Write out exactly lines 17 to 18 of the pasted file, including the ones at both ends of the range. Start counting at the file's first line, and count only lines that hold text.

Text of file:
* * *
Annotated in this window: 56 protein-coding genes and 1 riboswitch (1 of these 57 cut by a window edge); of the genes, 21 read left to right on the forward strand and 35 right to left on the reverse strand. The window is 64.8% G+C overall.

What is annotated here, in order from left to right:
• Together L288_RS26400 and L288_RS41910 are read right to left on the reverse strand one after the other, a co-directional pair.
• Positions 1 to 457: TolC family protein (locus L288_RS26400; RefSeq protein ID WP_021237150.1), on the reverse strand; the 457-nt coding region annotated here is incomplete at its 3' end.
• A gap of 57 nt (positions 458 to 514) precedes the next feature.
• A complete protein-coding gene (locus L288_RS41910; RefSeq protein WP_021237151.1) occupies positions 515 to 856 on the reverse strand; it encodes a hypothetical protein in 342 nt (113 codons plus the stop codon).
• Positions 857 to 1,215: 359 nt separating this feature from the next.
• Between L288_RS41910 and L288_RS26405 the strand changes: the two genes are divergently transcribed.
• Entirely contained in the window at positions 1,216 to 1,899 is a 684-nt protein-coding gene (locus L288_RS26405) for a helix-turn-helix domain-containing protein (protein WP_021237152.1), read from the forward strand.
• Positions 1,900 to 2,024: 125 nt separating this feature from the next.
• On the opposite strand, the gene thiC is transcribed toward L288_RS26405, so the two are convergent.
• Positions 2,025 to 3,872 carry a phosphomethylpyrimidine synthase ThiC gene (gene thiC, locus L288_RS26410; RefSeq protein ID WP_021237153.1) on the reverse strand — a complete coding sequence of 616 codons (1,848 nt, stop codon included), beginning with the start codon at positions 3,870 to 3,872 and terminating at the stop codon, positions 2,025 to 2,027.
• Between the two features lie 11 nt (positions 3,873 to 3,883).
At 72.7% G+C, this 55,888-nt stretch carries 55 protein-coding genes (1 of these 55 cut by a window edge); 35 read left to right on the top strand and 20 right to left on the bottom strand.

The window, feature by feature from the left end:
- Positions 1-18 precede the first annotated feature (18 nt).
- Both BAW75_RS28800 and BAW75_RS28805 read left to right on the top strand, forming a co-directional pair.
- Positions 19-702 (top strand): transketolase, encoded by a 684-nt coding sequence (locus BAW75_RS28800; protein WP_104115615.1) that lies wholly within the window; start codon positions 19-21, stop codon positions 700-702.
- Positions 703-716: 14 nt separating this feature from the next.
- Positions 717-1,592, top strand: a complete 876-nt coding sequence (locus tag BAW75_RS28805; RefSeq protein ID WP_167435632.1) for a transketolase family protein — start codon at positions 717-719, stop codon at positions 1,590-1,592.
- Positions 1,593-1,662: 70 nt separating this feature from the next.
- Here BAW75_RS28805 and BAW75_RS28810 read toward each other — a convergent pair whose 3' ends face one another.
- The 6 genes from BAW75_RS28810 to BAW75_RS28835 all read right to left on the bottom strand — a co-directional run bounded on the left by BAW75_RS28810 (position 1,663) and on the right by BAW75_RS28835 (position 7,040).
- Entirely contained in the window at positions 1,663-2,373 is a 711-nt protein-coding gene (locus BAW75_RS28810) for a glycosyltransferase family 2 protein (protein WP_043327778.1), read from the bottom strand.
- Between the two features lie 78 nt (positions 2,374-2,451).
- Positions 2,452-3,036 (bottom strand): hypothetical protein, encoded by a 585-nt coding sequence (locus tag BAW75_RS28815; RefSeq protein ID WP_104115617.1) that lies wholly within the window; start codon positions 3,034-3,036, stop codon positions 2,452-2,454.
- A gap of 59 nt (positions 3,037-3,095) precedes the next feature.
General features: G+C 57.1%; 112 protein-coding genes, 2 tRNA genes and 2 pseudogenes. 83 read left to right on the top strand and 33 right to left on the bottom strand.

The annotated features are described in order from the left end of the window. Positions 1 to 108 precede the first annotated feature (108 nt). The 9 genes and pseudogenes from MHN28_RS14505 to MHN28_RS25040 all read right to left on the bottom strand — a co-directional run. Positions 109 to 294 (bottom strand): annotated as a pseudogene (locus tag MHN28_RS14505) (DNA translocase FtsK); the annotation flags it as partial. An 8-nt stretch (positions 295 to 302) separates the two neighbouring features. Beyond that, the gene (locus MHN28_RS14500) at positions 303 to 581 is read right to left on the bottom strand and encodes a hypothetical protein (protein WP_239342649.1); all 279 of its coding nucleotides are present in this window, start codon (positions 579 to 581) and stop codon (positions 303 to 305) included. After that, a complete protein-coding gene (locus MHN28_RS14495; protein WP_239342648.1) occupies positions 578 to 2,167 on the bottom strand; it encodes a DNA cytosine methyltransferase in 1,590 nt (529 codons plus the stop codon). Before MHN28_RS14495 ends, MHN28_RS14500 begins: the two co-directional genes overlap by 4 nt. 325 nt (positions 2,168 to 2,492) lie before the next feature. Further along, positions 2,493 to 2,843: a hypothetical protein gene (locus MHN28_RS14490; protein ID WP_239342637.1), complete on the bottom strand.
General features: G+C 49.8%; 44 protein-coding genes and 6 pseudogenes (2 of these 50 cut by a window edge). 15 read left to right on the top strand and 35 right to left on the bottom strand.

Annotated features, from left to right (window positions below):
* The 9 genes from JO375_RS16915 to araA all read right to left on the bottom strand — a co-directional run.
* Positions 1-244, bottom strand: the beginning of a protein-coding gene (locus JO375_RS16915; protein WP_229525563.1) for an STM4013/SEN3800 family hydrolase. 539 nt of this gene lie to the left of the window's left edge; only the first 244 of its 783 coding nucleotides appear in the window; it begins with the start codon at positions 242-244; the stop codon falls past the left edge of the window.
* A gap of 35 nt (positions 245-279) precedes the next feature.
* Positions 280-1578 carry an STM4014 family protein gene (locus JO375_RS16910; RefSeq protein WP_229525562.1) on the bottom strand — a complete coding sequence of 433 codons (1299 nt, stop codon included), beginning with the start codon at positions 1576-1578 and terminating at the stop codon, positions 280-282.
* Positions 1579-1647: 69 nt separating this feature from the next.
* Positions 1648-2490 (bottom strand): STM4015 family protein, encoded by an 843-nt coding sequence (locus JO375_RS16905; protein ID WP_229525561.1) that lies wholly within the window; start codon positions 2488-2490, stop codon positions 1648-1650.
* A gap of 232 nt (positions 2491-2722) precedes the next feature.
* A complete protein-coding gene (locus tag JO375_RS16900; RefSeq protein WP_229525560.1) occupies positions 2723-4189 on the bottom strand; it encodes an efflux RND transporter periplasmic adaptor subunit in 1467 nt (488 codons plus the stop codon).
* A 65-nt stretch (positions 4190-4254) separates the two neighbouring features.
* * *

- Both BAW75_RS28800 and BAW75_RS28805 read left to right on the top strand, forming a co-directional pair.
- Positions 19-702 (top strand): transketolase, encoded by a 684-nt coding sequence (locus BAW75_RS28800; protein WP_104115615.1) that lies wholly within the window; start codon positions 19-21, stop codon positions 700-702.